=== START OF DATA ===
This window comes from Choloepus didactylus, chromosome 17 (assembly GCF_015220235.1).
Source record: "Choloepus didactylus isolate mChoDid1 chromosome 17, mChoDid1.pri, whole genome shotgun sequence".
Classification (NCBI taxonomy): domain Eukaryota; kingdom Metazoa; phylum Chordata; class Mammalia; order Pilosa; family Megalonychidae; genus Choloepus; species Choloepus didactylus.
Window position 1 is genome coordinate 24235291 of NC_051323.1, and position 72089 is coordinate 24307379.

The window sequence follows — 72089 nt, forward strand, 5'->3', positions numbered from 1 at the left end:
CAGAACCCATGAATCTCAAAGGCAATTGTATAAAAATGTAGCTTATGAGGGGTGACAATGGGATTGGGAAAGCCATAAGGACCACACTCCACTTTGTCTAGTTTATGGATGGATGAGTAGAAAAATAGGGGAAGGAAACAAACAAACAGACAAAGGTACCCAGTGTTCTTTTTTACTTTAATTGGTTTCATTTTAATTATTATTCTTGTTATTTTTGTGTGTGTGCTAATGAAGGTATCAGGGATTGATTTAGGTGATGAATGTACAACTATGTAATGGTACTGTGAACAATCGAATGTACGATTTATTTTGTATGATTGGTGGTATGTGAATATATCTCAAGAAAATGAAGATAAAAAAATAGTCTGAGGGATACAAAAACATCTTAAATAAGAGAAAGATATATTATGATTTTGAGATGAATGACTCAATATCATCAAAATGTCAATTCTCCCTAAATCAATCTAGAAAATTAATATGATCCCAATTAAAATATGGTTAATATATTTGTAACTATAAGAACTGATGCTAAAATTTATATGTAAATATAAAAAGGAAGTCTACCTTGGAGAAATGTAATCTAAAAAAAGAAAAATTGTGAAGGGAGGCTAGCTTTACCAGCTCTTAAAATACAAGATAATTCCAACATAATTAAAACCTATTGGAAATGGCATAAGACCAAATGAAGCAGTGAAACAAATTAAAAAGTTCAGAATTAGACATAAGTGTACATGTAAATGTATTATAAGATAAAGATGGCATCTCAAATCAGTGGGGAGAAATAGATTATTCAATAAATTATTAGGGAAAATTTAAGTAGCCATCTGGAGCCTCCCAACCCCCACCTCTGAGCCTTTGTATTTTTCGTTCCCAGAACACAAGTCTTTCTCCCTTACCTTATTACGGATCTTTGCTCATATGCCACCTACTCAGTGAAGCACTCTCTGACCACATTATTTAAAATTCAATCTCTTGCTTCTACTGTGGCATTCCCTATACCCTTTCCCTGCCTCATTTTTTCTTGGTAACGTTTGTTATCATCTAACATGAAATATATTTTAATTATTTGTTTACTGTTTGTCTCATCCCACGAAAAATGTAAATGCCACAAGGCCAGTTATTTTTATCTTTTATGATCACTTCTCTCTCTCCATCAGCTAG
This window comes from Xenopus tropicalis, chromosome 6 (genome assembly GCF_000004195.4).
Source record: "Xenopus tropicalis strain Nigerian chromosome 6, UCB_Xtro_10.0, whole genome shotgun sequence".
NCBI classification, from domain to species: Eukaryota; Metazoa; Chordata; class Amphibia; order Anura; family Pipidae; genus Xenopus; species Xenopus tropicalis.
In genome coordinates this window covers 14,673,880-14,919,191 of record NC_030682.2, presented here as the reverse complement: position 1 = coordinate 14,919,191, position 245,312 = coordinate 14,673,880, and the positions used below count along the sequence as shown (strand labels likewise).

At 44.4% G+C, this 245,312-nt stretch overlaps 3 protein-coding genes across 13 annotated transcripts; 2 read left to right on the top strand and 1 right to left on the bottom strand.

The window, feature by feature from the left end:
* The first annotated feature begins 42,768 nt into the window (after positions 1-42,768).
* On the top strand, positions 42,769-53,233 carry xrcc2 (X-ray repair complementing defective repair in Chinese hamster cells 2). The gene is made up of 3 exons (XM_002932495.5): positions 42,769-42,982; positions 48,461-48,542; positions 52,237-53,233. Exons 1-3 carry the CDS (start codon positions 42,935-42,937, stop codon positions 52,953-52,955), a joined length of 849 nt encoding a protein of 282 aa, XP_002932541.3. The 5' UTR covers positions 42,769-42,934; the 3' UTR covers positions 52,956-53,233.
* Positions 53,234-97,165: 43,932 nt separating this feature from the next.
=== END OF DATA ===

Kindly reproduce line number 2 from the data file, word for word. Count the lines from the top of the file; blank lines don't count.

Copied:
Source record: "Choloepus didactylus isolate mChoDid1 chromosome 17, mChoDid1.pri, whole genome shotgun sequence".